“Bob, I’m taking the band on tour for a couple of months.” “That’s cool, have fun and stop in when you get back to town.”
“Bob, I’m broke and got some bills, can I work every day for the next week?” “Oh, sure, have a seat, you want some coffee?”
“Bob, the press just broke, I’m not going to make it in today, I gotta figure out how to fix this puppy.” “That’s cool, good luck.”
We typed up hand-written student papers (wow, that sounds dated huh?), transcribed meetings sent in from RTP companies, designed resumes, and attacked whatever else came through the door. I was the methadone man. I transcribed reports that doctors phoned in after meeting with clients. I can’t say as I miss hearing those stories or trying to make coherent sentences of Dr. Goode butchering the English language (“was he hitting the meds himself?” I always wondered), but I do miss seeing Bob, Dana, Brad, Karen, and some of the other regulars.
Some of the highlights and interesting things I experienced or learned in my time there…
–Ticketmaster’s phone number was 834-0000, Rogers Word Services was 834-4000. Sat morn at 10 when ticketmaster opened, you’d get calls from people thinking they dialed ticketmaster and wanted to buy tickets for walnut creek shows. Occasionally, fun was had.
–Bob was some sort of counter-intelligence spy back in his (Cold War) Army days. I think he said he joined that division because he wanted to be able to read Doystevsky in his native tongue.
–I remember getting back from studio one day and catching Bob on his WSHA show letting the just released Hendrix Plays The Blues album play in its entirety. I taped it and to this day the cassette is still working and kept in my car’s high rotation shoebox stash. (I did buy the album on disc for proper listening outside the car environment)
–watching Bob handle salespeople who came in asking for …. “Roger.” Priceless.
–Bob started a newsletter for WSHA and I designed it. I remember Bob and I carrying 2,500 copies in some rather heavy boxes up three flights of stairs to the station. (Later I realized most designers have the printers take care of delivery and they use things like hand trucks) We collaborated on five issues over a few years. I looked forward to this project and still think the cover design I worked up was pretty decent. I meant to evoke the feeling of Blue Note album covers without just ripping them off. I did wish that Bob and I would have got to call the thing “program guide” like we wanted to, but the station director thought “gallery” was the way to go and hailing originally from Africa Emeka was used to a dictatorship leadership model and enjoyed the executive privileges he afforded himself as head honcho.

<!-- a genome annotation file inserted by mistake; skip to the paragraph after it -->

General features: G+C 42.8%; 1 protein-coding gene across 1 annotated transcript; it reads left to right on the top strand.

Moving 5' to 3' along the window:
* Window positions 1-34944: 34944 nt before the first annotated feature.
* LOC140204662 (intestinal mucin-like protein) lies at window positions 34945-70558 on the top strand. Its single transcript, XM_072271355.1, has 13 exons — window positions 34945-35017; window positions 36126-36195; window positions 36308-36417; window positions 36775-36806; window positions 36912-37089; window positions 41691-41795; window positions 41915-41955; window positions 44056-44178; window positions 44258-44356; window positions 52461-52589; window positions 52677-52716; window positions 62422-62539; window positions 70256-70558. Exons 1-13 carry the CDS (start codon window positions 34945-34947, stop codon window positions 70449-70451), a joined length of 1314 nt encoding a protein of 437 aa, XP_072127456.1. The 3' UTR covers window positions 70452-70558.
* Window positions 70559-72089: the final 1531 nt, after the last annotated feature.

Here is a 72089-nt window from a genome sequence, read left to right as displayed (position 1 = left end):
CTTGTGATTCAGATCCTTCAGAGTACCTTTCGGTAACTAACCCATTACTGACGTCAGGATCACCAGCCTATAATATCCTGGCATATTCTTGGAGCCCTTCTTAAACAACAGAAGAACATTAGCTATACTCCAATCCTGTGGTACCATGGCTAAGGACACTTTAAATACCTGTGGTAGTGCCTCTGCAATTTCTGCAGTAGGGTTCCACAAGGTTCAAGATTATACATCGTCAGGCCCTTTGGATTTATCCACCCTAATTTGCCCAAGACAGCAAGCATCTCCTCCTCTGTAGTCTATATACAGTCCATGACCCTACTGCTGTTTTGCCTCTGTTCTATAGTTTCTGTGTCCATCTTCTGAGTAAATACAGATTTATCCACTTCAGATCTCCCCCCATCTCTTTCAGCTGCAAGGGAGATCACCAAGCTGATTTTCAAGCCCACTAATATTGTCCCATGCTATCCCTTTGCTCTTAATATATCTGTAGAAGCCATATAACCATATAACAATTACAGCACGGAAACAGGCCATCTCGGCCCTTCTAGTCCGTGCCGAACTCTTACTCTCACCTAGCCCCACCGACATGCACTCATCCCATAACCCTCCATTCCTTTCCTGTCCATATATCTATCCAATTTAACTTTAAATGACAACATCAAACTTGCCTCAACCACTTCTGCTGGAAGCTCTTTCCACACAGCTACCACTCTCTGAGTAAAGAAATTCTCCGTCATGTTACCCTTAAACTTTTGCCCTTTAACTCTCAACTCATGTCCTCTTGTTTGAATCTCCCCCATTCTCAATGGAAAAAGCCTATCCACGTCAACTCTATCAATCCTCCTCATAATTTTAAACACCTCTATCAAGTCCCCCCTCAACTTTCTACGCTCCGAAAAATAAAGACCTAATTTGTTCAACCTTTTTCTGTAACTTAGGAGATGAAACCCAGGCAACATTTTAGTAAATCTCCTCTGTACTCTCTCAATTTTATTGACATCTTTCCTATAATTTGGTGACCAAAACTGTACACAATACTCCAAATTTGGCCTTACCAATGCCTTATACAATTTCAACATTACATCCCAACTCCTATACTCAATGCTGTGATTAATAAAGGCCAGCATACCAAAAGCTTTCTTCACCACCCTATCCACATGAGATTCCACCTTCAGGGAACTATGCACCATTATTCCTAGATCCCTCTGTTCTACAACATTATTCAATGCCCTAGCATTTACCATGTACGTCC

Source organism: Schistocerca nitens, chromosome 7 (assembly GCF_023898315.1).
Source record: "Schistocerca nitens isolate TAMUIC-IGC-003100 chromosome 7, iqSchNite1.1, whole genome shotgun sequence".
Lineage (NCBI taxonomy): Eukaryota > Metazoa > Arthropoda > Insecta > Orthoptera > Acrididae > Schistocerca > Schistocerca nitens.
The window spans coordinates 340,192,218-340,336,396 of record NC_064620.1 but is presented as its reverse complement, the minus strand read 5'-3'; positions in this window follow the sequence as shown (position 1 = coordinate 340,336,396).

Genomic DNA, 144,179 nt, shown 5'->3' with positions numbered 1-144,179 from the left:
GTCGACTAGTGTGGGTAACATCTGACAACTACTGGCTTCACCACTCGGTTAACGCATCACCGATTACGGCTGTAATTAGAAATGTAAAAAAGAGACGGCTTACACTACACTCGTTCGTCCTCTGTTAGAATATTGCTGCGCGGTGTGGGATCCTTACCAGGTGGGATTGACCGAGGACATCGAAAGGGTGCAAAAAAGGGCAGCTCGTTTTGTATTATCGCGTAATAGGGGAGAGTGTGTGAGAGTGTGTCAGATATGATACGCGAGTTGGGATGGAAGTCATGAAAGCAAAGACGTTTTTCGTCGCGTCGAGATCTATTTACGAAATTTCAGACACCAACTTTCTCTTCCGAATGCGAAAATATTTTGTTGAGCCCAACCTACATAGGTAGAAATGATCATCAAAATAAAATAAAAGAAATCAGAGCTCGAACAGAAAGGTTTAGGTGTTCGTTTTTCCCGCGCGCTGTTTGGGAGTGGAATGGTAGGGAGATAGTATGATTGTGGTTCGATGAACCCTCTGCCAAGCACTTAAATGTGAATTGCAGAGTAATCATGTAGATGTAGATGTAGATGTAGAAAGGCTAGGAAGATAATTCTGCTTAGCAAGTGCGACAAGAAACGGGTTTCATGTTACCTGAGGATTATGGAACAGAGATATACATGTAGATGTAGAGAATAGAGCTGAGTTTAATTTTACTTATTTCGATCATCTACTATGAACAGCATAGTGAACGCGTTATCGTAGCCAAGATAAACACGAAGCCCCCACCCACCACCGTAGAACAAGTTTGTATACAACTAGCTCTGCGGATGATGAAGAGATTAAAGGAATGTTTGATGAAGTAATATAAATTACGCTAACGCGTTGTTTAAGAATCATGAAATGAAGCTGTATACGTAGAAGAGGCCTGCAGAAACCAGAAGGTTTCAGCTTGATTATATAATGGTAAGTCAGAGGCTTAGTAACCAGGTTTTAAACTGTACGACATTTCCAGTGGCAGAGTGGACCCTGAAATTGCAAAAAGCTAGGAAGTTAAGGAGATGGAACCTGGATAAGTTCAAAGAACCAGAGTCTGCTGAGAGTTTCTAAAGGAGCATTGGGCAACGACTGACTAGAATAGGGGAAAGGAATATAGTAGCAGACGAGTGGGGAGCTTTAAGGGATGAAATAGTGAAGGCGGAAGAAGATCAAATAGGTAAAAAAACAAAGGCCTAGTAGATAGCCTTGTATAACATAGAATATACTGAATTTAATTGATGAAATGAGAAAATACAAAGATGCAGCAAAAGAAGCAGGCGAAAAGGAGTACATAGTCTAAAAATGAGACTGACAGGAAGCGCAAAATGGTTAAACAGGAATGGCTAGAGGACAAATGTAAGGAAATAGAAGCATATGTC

–getting to work with Dr. Charles Brown and creating a family genealogy book for him along with Bob and Dana’s help. The genealogy went back five generations to Anderson Brown Sr. “Grandpa,” a freed South Carolina slave. I made ten covers with handmade paper and hand-sewed those copies. For years after we finished the project I used to see Dr. Brown—then in his late 70s I believe—making the rounds in the locker room of the Y after his workout and as I changed and headed upstairs to play pickup. I like to think Dr. Brown is still around and saying hi to Willie and the guys. I still see him there in my memories anyway.